SCSU researchers looking for underlying communication difficulti - WFSB 3 Connecticut

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SCSU researchers looking for underlying communication difficulties among those with autism

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SCSU researchers conduct study to learn more about autism (WFSB) SCSU researchers conduct study to learn more about autism (WFSB)
(Derek Torrelas, SCSU Student photo) (Derek Torrelas, SCSU Student photo)
(Derek Torrelas, SCSU Student photo) (Derek Torrelas, SCSU Student photo)
(Derek Torrelas, SCSU Student photo) (Derek Torrelas, SCSU Student photo)
(Derek Torrelas, SCSU Student photo) (Derek Torrelas, SCSU Student photo)
NEW HAVEN, CT (WFSB) -

Researchers at Southern Connecticut State University are excited about a new study that they said they believe will give parents and doctors more insight into what goes on inside of an autistic child's brain.

Many have had the experience of being in a noisy restaurant, or bar, or ball game, and not being able to hear what a friend is saying to them.

That person typically will look at their friend's face to be able to hear them better.

However, Dr. Julia Irwin said she believes that children who have Autism Spectrum Disorder look less at a person's face when that person is talking.

Researchers believe this may explain the underlying communication and language difficulties among those with autism.

“If the face doesn't help repair--they may get less language and be able to understand less about what's said,” said Irwin, a professor in SCSU's Department of Psychology.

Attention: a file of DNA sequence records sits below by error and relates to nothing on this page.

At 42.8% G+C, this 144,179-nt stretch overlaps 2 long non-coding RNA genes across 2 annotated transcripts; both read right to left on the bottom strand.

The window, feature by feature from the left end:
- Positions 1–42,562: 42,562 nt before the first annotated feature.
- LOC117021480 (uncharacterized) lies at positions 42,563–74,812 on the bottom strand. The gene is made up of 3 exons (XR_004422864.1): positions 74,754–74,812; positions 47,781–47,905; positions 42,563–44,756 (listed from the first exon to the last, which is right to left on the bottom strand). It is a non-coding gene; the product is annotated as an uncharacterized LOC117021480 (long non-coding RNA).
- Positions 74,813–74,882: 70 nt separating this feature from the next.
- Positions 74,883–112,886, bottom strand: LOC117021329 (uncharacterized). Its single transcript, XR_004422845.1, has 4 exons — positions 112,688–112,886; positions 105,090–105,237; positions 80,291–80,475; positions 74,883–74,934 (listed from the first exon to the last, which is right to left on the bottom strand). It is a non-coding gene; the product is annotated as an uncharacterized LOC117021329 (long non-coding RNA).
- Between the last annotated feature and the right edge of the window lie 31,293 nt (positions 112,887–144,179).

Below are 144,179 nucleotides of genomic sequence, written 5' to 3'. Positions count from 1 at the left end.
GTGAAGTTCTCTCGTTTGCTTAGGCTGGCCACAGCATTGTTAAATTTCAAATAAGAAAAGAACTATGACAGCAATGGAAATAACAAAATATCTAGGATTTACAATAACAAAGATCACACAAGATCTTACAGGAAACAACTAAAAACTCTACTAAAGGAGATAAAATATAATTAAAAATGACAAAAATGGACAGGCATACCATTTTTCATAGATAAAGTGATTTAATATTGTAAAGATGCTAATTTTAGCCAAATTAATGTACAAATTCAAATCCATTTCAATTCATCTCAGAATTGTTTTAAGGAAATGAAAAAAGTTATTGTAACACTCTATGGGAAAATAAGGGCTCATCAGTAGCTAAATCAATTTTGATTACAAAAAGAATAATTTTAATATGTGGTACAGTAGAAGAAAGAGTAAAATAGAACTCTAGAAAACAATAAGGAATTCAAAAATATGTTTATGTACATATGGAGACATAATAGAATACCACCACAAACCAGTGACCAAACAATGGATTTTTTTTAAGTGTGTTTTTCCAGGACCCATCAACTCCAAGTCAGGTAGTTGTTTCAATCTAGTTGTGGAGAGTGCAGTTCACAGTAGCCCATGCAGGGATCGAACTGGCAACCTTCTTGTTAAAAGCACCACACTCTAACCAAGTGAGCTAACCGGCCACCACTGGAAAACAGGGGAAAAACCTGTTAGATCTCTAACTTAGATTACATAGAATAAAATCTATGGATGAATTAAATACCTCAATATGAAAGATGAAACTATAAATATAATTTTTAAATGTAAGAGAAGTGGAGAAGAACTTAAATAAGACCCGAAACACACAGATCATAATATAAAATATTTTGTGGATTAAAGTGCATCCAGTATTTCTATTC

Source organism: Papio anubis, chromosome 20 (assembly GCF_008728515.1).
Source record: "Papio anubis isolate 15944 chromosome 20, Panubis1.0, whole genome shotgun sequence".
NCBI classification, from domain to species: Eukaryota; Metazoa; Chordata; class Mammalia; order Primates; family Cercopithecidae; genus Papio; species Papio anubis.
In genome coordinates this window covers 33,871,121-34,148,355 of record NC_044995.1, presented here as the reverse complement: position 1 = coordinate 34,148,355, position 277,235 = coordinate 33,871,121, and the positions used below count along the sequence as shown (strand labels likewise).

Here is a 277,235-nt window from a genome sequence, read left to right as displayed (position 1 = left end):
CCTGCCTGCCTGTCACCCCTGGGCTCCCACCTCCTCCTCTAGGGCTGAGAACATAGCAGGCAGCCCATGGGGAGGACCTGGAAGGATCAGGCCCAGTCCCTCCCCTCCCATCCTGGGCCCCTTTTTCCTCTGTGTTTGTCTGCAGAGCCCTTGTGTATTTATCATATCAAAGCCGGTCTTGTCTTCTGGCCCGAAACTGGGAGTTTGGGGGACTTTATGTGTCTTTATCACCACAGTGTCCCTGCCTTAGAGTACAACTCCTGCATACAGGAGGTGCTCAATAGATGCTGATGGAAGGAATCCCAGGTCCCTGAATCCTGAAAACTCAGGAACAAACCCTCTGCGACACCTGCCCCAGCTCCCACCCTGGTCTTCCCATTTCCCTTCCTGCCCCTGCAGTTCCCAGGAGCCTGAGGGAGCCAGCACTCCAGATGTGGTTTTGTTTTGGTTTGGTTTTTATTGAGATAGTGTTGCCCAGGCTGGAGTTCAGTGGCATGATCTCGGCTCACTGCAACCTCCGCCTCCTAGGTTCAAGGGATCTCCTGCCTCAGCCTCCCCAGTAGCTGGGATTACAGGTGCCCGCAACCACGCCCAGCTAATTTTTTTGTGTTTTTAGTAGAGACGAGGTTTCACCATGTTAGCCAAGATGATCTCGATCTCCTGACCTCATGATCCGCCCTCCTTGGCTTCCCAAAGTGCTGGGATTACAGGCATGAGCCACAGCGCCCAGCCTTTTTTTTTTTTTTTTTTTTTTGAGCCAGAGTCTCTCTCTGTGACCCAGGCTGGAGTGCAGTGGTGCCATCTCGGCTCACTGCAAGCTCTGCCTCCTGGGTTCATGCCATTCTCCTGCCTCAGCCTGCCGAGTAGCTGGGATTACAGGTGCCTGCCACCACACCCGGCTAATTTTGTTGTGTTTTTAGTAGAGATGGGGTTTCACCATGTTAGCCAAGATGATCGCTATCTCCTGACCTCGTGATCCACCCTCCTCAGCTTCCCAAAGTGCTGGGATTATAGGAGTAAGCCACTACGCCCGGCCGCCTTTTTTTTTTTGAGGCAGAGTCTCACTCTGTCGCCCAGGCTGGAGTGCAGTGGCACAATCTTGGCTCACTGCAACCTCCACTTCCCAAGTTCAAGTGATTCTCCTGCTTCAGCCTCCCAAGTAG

Irwin just started working on a nationally-funded study that is looking into how the face influences what children hear.

“What we found so far is, there's less looking at the face; and when kids with autism are looking at the face,” she said. “They're looking at ears, at foreheads, and not at the mouth.”

She and her team of students and researchers have been looking at children between the ages of six and 12 years old, who have autism, and those who have no-known developmental difficulties.

The three-step study starts with cognitive and language testing, and then the child goes to Haskins Laboratories at Yale University.

“We use an eye tracker which will actually follow a child's gaze; and we can put that on a display so we can see exactly where they're looking and when,” Irwin said.

The eye tracker is also integrated with a cap called an EEG, which is a non-invasive device that sits on the child's head and measures underlying brain activity.

“So, we don't have to ask the child ‘what did you hear?' We can ask their brain passively what it heard,” Irwin said.

Once the testing is over, the child is given an iPad for three weeks, as a therapeutic training game.

It helps teach the child to look at the mouth or the face when someone is talking.

“Knowing the basis of what might go wrong, and being able to intervene early is so crucial that this kind of study--we hope will really make a difference in future generations,” Irwin said.

If you'd like to enroll your child in this study, please contact Dr. Julia Irwin at: listeningtofaces@haskins.yale.edu 

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